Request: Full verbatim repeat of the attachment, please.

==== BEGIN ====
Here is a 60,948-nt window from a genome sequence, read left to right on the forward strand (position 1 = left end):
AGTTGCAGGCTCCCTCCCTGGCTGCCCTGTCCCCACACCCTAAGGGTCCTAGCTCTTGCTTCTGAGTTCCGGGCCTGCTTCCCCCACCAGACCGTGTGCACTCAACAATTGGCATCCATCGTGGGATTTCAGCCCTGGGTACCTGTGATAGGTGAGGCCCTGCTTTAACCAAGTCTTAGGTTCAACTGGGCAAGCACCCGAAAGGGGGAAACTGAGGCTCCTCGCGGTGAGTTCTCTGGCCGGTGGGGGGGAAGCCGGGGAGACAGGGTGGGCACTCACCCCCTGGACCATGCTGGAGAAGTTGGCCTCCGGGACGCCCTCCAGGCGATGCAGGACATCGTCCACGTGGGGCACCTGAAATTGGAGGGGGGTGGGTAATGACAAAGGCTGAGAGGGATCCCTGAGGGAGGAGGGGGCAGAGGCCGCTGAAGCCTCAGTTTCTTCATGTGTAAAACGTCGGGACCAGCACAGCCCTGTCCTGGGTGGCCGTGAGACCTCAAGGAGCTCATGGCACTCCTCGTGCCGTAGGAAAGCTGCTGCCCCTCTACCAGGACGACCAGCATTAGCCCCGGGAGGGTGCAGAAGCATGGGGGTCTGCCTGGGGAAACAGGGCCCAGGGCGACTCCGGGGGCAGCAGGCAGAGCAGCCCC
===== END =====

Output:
Here is a 60,948-nt window from a genome sequence, read left to right on the forward strand (position 1 = left end):
AGTTGCAGGCTCCCTCCCTGGCTGCCCTGTCCCCACACCCTAAGGGTCCTAGCTCTTGCTTCTGAGTTCCGGGCCTGCTTCCCCCACCAGACCGTGTGCACTCAACAATTGGCATCCATCGTGGGATTTCAGCCCTGGGTACCTGTGATAGGTGAGGCCCTGCTTTAACCAAGTCTTAGGTTCAACTGGGCAAGCACCCGAAAGGGGGAAACTGAGGCTCCTCGCGGTGAGTTCTCTGGCCGGTGGGGGGGAAGCCGGGGAGACAGGGTGGGCACTCACCCCCTGGACCATGCTGGAGAAGTTGGCCTCCGGGACGCCCTCCAGGCGATGCAGGACATCGTCCACGTGGGGCACCTGAAATTGGAGGGGGGTGGGTAATGACAAAGGCTGAGAGGGATCCCTGAGGGAGGAGGGGGCAGAGGCCGCTGAAGCCTCAGTTTCTTCATGTGTAAAACGTCGGGACCAGCACAGCCCTGTCCTGGGTGGCCGTGAGACCTCAAGGAGCTCATGGCACTCCTCGTGCCGTAGGAAAGCTGCTGCCCCTCTACCAGGACGACCAGCATTAGCCCCGGGAGGGTGCAGAAGCATGGGGGTCTGCCTGGGGAAACAGGGCCCAGGGCGACTCCGGGGGCAGCAGGCAGAGCAGCCCC